The Don’ts and Do’s of Building a Successful Personal Injury Practice through Lawyer Referrals

The Don’ts and Do’s of Building a Successful Personal Injury Practice through Lawyer Referrals

by Dr. Mark Studin DC, FASBE, DAAPM, DAAMLP


After a lawyer refused to accept my referral of a patient to him, I got my ego out of the way and started asking very difficult questions.


I am probably one of the biggest losers that has ever existed in the personal injury game. A bold, self-deprecating statement, yet the following three examples will underscore what is currently failure technology in building a personal injury practice. I do apologize for writing this article in the first person. However, in order to understand what works, you need to understand the journey of knowing what hasn’t worked and why.

A few years ago, I wanted to get one of the largest PI firms in the area to like me. Therefore, I did all of the obvious things necessary to get them to know me and, henceforth, send patients to me. I delivered reports myself, sent them a client or two, and got nothing in return. Then the holidays came and I was determined to make a lasting impression. I bought them the largest gift basket I could fit into my car, spending $350 dollars on chocolate decadence in a wicker basket.

As I delivered this gift basket, I was greeted with enthusiasm and gratitude. In fact, the principal partner of the practice took me to the storage room in their office, opened the door and showed me the fifty to sixty other gift baskets delivered by other doctors and announced that ours was the best and would be stored in front. For all of my efforts, all I got in return was a referral of a patient that was treated by three other doctors and the case was over two years old. In other words, I would be hard pressed to get paid with the list of liens by the other doctors. I also received a very nice thank-you card in the mail, but nothing else.

Lesson #1: You can’t buy referrals with gifts, no matter how large or small.

I, then, after five years of trying to get a meeting with another large PI firm, got the main partner to accept an invitation to dinner and a sporting event. The lawyer asked me if his son could attend and I eagerly agreed. When he showed up, I found out his son was twenty-three years old and was looking for a free meal and ballgame. I didn’t mind because I hoped this would solidify my relationship with the lawyer. We went to an expensive steak house in New York City, followed by an hour in a cigar bar (yuck!) and a New York Knicks game with very good seats in Madison Square Garden, courtesy of a scalper (excuse me…ticket broker).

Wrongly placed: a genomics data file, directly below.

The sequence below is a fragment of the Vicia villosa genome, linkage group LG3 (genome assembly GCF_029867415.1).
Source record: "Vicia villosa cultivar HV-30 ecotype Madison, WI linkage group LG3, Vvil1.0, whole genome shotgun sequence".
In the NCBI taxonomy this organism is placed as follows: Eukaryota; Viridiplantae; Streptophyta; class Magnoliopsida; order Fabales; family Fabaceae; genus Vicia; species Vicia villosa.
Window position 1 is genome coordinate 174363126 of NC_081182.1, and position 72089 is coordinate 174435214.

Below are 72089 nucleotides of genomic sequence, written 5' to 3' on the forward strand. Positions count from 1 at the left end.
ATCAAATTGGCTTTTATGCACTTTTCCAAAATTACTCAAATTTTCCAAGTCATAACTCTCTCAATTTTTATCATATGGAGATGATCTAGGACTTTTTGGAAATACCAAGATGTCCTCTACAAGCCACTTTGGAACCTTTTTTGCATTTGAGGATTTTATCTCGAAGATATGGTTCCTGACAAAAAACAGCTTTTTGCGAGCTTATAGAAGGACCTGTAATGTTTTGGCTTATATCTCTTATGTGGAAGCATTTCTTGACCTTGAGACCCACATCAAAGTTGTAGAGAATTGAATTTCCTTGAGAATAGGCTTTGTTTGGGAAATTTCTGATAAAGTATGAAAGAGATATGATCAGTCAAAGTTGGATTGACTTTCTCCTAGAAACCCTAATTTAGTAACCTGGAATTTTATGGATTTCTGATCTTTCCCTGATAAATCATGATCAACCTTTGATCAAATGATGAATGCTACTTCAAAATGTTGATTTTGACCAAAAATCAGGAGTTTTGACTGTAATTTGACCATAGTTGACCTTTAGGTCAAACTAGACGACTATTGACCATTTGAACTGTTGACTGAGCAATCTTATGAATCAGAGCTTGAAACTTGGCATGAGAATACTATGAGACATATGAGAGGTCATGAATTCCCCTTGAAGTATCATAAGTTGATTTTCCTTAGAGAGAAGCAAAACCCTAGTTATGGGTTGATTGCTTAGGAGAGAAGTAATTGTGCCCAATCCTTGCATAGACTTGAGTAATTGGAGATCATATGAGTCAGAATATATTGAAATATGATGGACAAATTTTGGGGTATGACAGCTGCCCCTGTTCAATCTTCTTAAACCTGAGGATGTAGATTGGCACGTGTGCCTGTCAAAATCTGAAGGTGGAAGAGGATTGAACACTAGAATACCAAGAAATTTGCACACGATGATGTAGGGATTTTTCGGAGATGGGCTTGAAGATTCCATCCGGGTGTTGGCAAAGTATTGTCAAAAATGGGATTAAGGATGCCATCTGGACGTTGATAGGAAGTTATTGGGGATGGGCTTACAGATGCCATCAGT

At the end of the night, my total bill was $1600, but I didn’t care, as my rationale was that one case would cover my expenses. What I got was the proverbial “kiss on the cheek at the end of the date” with overflowing gratitude. Not one patient referred to me!

Lesson #2: They will drink your alcohol, eat your food, smoke your cigars and go to your ballgames, but it will not buy you a referral.

I then hired a company to create newsletters to send to lawyers showing how chiropractic could help their clients and why the chiropractor is essential to the “team” of treating doctors. I had a well thoughtout campaign, sending one newsletter each month. I had a staff member scour the phone book for addresses of every personal injury lawyer within twenty miles of my office and purchased computer software to maintain the database for sending these. Between the cost of the newsletter, postage for a year, the computer software and my staff’s time, I spent well over $10,000 for the year. I got many “thank you’s” for keeping the lawyers informed of medical-legal issues, but not one new patient referred!

Lesson #3: They will look at what you send and be very appreciative, yet will not refer one patient to you, as it doesn’t impact the outcome of their cases.